The origin and dynamical evolution of the JFCs have been intensively investigated. Levison & Duncan (1997) ran many numerical simulations in which they evolved test particles from the Kuiper belt through the realm of the giant planets until they became visible JFCs (which are defined as JFCs with perihelion distance q < 2.5 AU). They found that approximately 30% of Kuiper belt objects became JFCs. The JFC inclination distribution could only be reproduced if the comets faded or disintegrated after a total active lifetime of 12 kyr. This implied that the JFCs spent about 3 kyr, or about 400 returns, while active with q < 2.5 AU. Levison & Duncan (1997) conclude that in steadystate there should be approximately 100 JFCs with diameter D> 2 km and q < 2.5 AU.
Their work was followed by Duncan & Levison (1997) who concluded that the scattered disc and not the Kuiper belt had to produce the JFCs, a conclusion that was confirmed in subsequent works by Emel’yanenko et al. (2004), Volk & Malhotra (2008), and Brasser & Morbidelli (2013). Duncan & Levison (1997) also reported that the scattered disc had to contain 6 × 10^{8} objects with diameter D> 2 km, confirmed by Volk & Malhotra (2008).
Fernández et al. (2002) studied the evolution of JFCs in parallel to the above works, and reproduced the median dynamical lifetime and physical lifetimes reported in Levison & Duncan (1997). Their work was superseded by that of Di Sisto et al. (2009), who employed an elaborate splitting and fading mechanism to constrain the JFC population and reproduce the orbital element distributions. They conclude that the active lifetime is comparable to that found by Duncan & Levison (1997) and Fernández et al. (2002) and that in steady state there are approximately 100 JFCs with diameter D> 2 km and q < 2.5 AU.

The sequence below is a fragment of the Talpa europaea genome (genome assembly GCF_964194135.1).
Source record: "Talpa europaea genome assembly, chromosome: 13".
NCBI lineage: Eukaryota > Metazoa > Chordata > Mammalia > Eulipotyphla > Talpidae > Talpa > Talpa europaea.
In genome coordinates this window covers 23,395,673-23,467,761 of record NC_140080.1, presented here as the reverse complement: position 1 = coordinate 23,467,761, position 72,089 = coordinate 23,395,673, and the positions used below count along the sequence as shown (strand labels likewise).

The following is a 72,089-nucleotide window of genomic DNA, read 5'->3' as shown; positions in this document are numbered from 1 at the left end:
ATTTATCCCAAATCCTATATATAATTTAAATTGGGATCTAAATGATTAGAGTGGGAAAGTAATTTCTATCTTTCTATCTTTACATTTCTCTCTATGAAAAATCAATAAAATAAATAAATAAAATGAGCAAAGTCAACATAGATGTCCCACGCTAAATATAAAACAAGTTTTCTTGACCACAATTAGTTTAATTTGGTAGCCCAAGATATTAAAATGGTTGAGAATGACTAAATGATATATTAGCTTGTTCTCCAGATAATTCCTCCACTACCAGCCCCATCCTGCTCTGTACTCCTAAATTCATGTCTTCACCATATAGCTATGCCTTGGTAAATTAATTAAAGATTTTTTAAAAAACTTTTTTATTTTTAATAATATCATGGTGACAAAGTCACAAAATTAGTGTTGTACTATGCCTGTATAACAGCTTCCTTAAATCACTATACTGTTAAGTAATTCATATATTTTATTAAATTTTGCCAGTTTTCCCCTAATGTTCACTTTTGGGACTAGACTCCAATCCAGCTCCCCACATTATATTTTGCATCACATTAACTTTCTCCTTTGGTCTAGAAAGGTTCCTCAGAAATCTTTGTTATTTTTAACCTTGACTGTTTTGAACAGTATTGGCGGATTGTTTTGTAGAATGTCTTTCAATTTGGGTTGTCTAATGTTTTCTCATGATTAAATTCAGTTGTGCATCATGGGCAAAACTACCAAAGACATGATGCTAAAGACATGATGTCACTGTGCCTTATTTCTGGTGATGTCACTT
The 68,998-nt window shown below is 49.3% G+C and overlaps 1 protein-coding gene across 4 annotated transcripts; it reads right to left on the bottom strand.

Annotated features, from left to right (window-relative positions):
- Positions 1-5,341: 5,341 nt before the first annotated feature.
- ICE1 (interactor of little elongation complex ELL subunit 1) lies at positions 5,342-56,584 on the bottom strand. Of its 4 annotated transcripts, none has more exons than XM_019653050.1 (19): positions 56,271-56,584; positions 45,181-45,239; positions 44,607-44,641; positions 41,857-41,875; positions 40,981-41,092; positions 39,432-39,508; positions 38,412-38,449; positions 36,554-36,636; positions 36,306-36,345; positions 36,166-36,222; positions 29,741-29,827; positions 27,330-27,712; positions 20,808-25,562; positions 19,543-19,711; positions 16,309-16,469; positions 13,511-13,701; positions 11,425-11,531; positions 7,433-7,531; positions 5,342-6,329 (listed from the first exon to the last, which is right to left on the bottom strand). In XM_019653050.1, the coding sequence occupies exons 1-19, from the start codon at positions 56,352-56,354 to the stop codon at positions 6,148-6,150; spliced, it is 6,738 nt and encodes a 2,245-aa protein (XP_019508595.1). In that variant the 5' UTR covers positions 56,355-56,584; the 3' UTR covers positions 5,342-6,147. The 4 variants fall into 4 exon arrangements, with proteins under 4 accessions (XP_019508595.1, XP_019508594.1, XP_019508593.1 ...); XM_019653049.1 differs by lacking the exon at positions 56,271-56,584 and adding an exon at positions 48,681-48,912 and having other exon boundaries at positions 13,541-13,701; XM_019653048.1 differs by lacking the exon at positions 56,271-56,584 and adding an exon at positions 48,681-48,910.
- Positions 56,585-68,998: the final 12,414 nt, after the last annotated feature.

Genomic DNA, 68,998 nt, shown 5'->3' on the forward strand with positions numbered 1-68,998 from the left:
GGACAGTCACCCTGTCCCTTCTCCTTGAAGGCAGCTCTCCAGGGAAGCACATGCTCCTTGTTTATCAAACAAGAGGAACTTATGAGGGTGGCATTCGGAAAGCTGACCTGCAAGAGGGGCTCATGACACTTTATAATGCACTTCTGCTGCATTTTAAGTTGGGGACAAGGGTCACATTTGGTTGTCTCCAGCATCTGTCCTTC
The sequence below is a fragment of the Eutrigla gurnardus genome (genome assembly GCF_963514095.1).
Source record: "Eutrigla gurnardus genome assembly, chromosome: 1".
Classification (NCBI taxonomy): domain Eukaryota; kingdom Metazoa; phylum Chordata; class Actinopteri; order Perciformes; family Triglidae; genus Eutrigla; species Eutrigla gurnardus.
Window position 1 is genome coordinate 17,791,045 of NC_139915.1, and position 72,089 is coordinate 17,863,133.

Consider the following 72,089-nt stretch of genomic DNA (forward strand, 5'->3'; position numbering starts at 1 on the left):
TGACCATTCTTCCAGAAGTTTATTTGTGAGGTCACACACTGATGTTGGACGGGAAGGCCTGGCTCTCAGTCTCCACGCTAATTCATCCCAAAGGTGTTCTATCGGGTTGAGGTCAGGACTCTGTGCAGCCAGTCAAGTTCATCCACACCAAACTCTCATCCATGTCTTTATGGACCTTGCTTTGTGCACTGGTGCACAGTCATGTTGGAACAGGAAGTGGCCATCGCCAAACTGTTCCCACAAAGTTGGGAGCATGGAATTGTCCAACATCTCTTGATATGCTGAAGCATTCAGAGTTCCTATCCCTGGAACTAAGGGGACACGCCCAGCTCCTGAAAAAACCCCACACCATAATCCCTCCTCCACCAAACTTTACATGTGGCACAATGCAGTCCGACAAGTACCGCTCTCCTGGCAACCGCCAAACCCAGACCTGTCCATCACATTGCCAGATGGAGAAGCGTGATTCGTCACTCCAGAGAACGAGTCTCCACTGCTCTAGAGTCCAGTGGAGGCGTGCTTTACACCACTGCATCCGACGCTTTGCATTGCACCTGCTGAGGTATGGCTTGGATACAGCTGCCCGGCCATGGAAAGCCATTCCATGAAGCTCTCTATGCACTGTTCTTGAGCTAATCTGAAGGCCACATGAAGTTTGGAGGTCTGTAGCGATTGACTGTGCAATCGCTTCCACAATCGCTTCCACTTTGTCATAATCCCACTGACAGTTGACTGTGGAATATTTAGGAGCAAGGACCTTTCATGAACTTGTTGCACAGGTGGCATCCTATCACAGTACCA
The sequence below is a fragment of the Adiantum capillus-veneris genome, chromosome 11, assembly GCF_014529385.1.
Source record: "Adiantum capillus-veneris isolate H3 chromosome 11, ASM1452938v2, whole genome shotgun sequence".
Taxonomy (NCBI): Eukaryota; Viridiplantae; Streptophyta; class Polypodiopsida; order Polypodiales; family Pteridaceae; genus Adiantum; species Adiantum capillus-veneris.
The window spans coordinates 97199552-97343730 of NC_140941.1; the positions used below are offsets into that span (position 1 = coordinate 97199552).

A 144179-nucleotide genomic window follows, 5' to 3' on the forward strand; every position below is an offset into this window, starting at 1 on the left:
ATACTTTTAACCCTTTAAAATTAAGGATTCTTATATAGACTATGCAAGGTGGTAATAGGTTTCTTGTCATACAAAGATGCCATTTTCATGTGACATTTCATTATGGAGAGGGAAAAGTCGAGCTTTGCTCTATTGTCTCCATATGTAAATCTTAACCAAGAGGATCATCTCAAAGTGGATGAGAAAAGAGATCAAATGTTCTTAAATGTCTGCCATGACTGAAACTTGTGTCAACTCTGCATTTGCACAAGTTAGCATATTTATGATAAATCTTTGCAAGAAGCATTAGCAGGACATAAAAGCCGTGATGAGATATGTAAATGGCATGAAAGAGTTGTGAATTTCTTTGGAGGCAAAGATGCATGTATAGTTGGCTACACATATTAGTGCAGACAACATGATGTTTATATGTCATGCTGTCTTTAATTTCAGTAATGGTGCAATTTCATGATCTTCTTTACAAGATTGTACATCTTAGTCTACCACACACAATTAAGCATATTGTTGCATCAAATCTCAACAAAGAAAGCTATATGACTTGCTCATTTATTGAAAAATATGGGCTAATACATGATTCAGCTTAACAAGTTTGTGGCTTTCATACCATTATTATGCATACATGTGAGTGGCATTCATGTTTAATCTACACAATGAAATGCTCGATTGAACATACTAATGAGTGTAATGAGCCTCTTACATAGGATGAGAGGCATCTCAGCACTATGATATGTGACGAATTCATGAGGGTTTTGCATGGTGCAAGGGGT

Despite the above successes in reproducing the orbital distribution and number of the JFC population several issues remain. Wang & Brasser (2014) successfully reproduced the orbital distribution of the HTCs by employing a simple fading law. Here we apply the same fading law and techniques to numerical simulations of JFC production, and determine whether this reproduces their orbital distribution and the increase in total absolute magnitude determined from observations. We use the results of the fading law to update the number of JFCs with a diameter larger than 2.3 km estimated in Brasser & Morbidelli (2013). This paper is organised as follows.
In the next section we briefly discuss the observational dataset that we employed. In Sect. 3 we use the observed absolute magnitudes and sizes of JFC nuclei to determine their active fraction and the increase in total absolute magnitude from a fully active comet. Section 4 contains a summary of the numerical simulations that we performed. In Sect. 5 we discuss the results, Sect. 6 discusses an important implication of our work. A discussion follows in Sect. 7 and we draw our conclusions in the last section.
2. Observational dataset